Comment By Bob L.
Bridge collapse, Who Is Really At Fault? I look at the state, they have been lax on spending road use taxes inappropriately, by inappropriately, I mean they have spent more money, in and around Seattle and King County then they have anywhere else in Washington State.
This State spends more money in King County and Seattle on Stadiums and other projects like, a tunnel under the city which is not needed, constant road work in and around Seattle, Bellevue, and Renton to supply more access to Sports Arena’s in Seattle and what ever else they want.
They will say that they do road work in other places in the state, right they do, but not as much as they do in Seattle.
Where did the money go that the federal Government gave them to replace the Alaskan way viaduct over Ten years ago, from what I heard on the news when I was living in Ohio, the State spent it on the two sports stadiums, not on Infrastructure as they were suppose to.
I-5 bridge collapse survivor: ‘You hold on’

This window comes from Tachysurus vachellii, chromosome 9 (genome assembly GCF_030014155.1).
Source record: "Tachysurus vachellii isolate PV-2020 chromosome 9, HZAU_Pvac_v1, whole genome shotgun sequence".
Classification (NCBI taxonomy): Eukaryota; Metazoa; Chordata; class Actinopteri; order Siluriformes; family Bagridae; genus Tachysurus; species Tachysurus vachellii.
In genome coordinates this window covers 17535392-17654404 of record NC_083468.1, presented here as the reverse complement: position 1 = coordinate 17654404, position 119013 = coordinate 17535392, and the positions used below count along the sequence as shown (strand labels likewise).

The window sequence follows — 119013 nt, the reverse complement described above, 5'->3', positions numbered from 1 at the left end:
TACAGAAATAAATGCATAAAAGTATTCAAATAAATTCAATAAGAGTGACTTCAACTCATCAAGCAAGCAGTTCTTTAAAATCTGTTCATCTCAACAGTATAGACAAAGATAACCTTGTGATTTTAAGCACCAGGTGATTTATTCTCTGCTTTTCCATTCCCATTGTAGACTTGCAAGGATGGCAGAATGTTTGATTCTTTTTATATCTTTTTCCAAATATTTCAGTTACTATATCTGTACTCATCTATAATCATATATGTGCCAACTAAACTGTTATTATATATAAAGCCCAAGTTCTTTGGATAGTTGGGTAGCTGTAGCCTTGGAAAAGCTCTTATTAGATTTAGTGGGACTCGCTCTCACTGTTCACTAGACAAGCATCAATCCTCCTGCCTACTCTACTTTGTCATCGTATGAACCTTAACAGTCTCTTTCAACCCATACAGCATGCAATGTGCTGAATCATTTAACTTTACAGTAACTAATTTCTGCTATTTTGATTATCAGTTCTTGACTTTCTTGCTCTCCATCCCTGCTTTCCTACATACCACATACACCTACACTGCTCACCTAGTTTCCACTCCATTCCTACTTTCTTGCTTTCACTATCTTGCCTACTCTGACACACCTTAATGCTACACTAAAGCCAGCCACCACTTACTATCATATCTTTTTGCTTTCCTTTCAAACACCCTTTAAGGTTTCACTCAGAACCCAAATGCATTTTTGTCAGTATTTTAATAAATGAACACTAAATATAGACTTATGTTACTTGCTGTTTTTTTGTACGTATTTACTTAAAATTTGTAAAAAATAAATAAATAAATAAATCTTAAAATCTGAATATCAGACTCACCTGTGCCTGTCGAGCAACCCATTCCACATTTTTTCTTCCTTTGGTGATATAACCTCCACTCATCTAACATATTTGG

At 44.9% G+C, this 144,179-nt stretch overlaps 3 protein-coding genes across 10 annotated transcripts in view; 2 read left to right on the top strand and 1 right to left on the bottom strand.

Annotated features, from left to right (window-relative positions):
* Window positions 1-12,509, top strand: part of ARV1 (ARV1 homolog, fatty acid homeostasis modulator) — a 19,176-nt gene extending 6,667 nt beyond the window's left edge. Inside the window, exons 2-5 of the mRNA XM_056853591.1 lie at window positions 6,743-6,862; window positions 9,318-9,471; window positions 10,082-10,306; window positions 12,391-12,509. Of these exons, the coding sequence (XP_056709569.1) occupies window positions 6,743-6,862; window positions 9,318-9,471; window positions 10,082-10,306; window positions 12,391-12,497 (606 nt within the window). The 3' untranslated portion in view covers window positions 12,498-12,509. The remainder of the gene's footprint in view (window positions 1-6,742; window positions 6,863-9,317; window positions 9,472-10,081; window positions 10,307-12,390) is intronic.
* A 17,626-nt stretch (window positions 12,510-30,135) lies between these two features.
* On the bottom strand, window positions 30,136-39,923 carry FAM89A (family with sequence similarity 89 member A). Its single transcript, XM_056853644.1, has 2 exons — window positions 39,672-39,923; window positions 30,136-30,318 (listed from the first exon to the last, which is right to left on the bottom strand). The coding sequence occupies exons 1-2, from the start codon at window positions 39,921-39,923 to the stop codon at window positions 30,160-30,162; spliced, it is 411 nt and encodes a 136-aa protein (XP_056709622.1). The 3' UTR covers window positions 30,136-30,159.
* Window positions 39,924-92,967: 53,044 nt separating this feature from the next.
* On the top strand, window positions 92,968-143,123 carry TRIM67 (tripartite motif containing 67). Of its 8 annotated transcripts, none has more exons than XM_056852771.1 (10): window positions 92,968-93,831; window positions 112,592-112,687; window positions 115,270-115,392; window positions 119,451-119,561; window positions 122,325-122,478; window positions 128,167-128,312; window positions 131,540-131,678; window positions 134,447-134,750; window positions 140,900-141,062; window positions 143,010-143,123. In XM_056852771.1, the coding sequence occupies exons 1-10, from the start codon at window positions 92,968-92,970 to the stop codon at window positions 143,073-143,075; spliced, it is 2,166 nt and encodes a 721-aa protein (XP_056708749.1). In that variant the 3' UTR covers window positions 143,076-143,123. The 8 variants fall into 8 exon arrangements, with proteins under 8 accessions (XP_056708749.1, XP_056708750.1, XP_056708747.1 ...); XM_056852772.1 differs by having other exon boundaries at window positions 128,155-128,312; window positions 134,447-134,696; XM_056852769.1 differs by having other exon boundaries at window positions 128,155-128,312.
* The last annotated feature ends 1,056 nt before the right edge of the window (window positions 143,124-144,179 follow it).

By MANUEL VALDES and MIKE BAKER | Associated Press
MOUNT VERNON, Wash. (AP) — Dan Sligh and his wife were in their pickup truck on Interstate 5 heading to a camping trip when a bridge before them disappeared in a “big puff of dust.”
“I hit the brakes and we went off,” Sligh told reporters from a hospital, adding he “saw the water approaching … you hold on as tight as you can.”
Sligh, his wife and another man in a different vehicle were dumped into the chilly waters of the Skagit River when the span collapsed Thursday evening. They were injured, but miraculously, authorities said it appeared nobody was killed in the bridge failure that raised the question about the safety of aging spans and cut off the main route between Seattle and Canada.
“We don’t think anyone else went into the water,” said Marcus Deyerin, a spokesman for the Northwest Washington Incident Management Team. “At this point we’re optimistic.”
Sligh and his wife were taken to Skagit Valley Hospital with non-life-threatening injuries. The other man was reported in stable condition at United General Hospital in Sedro-Woolley, hospital CEO Greg Reed said.